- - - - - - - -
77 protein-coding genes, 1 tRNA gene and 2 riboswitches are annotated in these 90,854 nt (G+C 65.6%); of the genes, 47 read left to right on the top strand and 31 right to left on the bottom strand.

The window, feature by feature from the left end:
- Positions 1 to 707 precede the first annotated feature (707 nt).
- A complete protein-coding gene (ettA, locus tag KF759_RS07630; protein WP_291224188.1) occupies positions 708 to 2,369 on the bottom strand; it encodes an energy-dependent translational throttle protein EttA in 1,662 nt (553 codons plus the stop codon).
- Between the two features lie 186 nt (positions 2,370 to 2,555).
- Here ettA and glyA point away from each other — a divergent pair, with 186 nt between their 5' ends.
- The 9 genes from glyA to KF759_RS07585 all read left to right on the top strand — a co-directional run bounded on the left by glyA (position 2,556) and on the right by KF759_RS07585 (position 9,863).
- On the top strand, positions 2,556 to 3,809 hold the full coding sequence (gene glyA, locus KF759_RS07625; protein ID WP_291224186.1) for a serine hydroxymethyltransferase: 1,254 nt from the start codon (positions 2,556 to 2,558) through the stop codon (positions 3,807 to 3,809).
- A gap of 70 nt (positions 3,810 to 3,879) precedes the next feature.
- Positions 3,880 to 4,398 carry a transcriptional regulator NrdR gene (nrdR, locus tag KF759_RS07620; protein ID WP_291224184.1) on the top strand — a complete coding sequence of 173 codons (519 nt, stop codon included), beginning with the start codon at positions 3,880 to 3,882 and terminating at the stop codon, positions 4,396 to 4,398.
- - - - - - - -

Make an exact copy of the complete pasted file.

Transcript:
77 protein-coding genes, 1 tRNA gene and 2 riboswitches are annotated in these 90,854 nt (G+C 65.6%); of the genes, 47 read left to right on the top strand and 31 right to left on the bottom strand.

The window, feature by feature from the left end:
- Positions 1 to 707 precede the first annotated feature (707 nt).
- A complete protein-coding gene (ettA, locus tag KF759_RS07630; protein WP_291224188.1) occupies positions 708 to 2,369 on the bottom strand; it encodes an energy-dependent translational throttle protein EttA in 1,662 nt (553 codons plus the stop codon).
- Between the two features lie 186 nt (positions 2,370 to 2,555).
- Here ettA and glyA point away from each other — a divergent pair, with 186 nt between their 5' ends.
- The 9 genes from glyA to KF759_RS07585 all read left to right on the top strand — a co-directional run bounded on the left by glyA (position 2,556) and on the right by KF759_RS07585 (position 9,863).
- On the top strand, positions 2,556 to 3,809 hold the full coding sequence (gene glyA, locus KF759_RS07625; protein ID WP_291224186.1) for a serine hydroxymethyltransferase: 1,254 nt from the start codon (positions 2,556 to 2,558) through the stop codon (positions 3,807 to 3,809).
- A gap of 70 nt (positions 3,810 to 3,879) precedes the next feature.
- Positions 3,880 to 4,398 carry a transcriptional regulator NrdR gene (nrdR, locus tag KF759_RS07620; protein ID WP_291224184.1) on the top strand — a complete coding sequence of 173 codons (519 nt, stop codon included), beginning with the start codon at positions 3,880 to 3,882 and terminating at the stop codon, positions 4,396 to 4,398.